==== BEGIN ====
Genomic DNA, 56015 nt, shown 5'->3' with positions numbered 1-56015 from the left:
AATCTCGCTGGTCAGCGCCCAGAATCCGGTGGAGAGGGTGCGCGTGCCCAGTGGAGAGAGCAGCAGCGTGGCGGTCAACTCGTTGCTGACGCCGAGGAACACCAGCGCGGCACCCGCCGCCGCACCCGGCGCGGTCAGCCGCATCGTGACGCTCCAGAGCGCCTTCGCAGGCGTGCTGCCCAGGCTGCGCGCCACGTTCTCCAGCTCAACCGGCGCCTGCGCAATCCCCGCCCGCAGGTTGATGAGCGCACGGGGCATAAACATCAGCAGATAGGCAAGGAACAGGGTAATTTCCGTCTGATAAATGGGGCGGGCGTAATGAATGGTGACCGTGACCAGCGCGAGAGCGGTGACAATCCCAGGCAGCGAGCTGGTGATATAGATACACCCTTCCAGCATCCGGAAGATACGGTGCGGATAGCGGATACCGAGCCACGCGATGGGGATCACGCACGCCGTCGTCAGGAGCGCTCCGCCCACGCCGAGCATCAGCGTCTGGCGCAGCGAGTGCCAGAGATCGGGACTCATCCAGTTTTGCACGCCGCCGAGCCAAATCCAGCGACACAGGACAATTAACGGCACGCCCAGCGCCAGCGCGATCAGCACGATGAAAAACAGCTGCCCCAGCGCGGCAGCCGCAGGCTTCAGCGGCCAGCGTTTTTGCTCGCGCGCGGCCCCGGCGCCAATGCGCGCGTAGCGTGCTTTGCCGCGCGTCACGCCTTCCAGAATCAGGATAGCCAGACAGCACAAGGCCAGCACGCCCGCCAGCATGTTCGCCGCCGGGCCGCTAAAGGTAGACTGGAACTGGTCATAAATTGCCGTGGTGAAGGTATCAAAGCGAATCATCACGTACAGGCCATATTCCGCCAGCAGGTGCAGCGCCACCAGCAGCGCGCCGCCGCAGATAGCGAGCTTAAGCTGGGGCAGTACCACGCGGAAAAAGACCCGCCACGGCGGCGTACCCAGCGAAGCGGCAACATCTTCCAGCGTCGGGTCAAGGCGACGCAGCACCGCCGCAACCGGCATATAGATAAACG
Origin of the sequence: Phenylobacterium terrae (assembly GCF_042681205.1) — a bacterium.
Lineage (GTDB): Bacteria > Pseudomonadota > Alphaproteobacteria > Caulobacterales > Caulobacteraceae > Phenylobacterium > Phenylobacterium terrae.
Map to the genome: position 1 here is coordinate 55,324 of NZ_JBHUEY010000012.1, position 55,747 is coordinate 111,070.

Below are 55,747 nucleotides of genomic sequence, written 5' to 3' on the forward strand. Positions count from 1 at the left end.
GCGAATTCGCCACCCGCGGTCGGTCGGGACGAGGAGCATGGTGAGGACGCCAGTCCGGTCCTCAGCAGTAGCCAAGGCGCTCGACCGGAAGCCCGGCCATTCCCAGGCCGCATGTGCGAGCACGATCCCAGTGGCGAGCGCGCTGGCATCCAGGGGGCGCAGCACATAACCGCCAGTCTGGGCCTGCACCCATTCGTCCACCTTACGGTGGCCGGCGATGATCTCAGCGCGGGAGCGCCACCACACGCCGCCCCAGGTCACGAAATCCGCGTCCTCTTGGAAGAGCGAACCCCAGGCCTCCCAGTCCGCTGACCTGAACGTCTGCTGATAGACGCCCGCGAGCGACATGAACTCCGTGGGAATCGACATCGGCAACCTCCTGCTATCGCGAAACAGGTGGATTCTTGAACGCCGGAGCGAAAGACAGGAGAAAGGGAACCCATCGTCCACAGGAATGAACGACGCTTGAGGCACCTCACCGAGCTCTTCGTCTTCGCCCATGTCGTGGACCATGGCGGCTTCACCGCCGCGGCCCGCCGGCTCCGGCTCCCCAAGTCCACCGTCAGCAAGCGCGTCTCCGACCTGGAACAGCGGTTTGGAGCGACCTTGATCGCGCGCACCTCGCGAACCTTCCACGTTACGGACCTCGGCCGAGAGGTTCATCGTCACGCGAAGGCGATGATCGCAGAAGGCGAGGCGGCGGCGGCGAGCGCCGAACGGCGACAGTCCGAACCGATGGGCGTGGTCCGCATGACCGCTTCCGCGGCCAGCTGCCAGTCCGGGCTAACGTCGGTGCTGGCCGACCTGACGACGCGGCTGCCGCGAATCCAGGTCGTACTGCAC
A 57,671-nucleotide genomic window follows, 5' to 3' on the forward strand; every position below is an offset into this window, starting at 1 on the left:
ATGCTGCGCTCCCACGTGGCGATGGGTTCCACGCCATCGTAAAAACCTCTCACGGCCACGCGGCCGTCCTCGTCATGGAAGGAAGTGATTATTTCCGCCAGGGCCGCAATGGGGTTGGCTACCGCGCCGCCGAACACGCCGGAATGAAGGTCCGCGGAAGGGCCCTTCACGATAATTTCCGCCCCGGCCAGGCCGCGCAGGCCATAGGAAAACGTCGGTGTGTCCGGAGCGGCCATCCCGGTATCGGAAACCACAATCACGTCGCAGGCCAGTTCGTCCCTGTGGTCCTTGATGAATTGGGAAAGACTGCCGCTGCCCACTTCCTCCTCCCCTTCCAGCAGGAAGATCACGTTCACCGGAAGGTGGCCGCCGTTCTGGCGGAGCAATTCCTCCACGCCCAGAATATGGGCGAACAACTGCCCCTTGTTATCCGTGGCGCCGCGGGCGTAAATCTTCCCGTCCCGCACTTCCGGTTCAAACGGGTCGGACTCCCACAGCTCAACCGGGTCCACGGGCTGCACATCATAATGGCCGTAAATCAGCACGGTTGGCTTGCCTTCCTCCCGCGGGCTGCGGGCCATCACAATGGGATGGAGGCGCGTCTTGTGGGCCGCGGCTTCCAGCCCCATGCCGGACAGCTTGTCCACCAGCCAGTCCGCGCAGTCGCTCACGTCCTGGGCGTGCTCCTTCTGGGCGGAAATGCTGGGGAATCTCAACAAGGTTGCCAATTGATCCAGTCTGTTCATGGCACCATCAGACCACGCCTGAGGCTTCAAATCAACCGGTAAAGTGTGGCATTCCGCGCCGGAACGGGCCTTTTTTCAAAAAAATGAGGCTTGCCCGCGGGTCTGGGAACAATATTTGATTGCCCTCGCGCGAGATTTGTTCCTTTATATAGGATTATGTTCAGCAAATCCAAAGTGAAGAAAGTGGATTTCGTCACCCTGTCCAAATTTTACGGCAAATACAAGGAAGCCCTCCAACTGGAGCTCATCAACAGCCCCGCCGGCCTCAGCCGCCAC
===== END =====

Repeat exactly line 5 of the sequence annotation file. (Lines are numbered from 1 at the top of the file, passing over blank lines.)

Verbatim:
Map to the genome: position 1 here is coordinate 55,324 of NZ_JBHUEY010000012.1, position 55,747 is coordinate 111,070.